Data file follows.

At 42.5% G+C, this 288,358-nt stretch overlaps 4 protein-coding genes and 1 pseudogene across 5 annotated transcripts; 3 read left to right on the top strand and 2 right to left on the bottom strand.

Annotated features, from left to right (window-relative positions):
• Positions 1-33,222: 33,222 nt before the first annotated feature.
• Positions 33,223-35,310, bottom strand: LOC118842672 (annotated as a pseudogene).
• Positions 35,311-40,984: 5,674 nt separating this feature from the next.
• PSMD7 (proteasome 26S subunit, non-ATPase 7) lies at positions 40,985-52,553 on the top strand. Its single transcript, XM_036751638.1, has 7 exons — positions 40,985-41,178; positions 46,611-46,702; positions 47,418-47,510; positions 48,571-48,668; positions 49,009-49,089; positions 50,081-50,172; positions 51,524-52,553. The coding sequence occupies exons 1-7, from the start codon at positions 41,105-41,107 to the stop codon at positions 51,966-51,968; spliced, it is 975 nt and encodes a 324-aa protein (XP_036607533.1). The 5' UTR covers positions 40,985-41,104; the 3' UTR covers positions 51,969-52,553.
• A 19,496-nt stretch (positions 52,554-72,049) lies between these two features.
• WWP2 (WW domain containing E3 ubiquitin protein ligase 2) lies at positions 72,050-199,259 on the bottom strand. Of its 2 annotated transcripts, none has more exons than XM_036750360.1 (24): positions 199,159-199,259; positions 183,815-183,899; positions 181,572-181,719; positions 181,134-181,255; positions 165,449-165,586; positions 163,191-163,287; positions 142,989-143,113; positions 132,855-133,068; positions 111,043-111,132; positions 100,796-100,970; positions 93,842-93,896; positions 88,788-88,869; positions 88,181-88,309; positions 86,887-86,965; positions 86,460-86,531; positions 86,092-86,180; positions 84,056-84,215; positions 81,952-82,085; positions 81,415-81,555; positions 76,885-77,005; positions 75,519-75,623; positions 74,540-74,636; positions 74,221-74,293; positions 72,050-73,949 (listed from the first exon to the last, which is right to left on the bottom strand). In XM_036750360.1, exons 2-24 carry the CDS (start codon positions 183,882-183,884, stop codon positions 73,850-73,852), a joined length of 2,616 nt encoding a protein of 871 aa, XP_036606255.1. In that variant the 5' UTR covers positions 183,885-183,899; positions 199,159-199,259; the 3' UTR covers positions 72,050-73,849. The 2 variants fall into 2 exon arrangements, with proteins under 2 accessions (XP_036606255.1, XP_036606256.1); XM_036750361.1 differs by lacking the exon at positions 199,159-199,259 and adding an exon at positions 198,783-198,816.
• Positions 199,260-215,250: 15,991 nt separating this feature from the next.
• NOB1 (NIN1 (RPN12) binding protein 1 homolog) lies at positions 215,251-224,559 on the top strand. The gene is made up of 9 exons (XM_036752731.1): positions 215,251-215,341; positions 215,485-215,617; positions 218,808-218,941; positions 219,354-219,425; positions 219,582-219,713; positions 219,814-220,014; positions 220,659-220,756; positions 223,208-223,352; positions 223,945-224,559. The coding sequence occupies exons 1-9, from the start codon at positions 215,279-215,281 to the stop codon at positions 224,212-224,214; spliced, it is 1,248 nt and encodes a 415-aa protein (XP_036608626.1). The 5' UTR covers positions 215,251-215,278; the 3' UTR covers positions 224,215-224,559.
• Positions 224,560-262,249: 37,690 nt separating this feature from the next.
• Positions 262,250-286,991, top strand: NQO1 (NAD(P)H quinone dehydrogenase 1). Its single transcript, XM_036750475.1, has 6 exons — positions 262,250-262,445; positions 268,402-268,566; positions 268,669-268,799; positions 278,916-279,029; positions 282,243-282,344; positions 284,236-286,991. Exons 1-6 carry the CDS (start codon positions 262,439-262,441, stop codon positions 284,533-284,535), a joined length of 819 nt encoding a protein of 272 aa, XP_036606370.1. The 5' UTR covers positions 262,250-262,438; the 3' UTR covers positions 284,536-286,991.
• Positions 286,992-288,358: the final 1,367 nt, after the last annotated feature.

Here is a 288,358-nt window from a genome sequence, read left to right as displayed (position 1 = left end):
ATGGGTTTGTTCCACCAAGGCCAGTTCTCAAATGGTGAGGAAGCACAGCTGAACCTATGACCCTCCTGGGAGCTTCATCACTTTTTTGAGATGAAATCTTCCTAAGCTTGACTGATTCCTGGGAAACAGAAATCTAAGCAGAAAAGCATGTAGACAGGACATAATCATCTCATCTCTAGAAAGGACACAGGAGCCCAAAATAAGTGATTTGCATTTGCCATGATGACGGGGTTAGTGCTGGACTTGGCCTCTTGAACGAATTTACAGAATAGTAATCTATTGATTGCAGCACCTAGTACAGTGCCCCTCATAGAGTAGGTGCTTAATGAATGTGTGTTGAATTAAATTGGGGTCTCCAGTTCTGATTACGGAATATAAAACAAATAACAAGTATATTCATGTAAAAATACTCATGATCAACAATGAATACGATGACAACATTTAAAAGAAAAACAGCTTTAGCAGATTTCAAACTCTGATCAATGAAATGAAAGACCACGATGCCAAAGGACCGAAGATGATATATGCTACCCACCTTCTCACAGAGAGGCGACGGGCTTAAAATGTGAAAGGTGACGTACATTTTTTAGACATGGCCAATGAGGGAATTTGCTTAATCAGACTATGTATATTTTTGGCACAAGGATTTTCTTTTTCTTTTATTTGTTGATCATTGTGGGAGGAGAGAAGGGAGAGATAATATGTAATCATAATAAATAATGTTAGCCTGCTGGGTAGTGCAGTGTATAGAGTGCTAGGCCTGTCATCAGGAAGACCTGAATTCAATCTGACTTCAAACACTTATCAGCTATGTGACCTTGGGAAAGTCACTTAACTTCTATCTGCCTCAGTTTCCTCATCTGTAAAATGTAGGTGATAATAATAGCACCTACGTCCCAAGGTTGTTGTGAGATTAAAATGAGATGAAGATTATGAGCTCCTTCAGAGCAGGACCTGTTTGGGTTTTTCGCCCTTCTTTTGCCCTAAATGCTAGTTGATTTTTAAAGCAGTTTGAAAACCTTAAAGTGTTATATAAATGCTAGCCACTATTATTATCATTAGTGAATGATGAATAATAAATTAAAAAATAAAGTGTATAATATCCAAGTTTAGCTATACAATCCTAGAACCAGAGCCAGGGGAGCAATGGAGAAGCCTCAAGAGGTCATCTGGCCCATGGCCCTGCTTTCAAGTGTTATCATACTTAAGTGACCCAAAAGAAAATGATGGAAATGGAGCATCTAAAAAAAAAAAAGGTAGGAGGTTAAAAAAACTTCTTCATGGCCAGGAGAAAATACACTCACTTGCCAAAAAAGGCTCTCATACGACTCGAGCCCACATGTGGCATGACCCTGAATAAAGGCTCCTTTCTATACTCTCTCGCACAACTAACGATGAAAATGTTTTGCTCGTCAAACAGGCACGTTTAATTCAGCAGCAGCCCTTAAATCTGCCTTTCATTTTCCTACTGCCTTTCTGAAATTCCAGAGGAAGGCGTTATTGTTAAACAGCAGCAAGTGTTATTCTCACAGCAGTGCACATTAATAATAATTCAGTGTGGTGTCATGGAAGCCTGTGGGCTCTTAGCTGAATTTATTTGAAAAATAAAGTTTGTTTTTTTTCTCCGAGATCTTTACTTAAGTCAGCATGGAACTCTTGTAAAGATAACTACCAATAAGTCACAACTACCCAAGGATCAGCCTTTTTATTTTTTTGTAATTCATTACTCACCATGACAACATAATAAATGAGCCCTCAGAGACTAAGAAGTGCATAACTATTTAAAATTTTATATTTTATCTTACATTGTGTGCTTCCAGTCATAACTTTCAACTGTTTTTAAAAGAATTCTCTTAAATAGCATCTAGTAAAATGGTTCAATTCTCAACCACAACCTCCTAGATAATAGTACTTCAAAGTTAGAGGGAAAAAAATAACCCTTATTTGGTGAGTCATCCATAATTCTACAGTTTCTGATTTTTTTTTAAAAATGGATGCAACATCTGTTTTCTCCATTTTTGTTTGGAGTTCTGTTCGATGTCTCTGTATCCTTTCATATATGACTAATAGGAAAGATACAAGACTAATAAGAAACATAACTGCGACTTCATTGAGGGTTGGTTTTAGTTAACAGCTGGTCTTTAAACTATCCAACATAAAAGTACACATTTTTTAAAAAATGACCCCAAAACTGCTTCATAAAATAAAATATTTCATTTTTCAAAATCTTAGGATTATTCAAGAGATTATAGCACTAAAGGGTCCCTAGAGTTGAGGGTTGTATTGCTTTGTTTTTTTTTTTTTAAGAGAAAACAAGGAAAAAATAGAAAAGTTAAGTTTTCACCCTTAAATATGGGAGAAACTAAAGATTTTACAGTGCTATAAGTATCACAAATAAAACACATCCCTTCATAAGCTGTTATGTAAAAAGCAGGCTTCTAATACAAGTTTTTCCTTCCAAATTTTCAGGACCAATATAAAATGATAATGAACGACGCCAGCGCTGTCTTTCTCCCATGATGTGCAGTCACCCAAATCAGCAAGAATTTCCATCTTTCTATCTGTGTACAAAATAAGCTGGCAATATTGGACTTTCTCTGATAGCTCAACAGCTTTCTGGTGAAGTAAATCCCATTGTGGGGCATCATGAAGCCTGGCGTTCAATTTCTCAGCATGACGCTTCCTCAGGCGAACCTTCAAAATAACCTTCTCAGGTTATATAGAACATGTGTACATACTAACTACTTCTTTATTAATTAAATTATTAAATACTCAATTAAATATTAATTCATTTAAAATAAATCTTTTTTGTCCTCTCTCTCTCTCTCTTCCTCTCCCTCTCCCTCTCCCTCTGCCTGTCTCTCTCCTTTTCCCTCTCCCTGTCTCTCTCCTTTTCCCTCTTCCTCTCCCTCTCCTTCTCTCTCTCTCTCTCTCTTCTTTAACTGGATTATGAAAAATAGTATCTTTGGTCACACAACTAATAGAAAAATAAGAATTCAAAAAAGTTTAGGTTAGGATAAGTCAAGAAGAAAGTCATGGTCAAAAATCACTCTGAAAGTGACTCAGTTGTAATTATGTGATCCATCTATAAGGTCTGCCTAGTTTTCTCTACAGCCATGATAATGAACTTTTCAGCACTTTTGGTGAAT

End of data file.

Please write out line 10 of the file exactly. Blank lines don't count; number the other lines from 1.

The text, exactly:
• NOB1 (NIN1 (RPN12) binding protein 1 homolog) lies at positions 215,251-224,559 on the top strand. The gene is made up of 9 exons (XM_036752731.1): positions 215,251-215,341; positions 215,485-215,617; positions 218,808-218,941; positions 219,354-219,425; positions 219,582-219,713; positions 219,814-220,014; positions 220,659-220,756; positions 223,208-223,352; positions 223,945-224,559. The coding sequence occupies exons 1-9, from the start codon at positions 215,279-215,281 to the stop codon at positions 224,212-224,214; spliced, it is 1,248 nt and encodes a 415-aa protein (XP_036608626.1). The 5' UTR covers positions 215,251-215,278; the 3' UTR covers positions 224,215-224,559.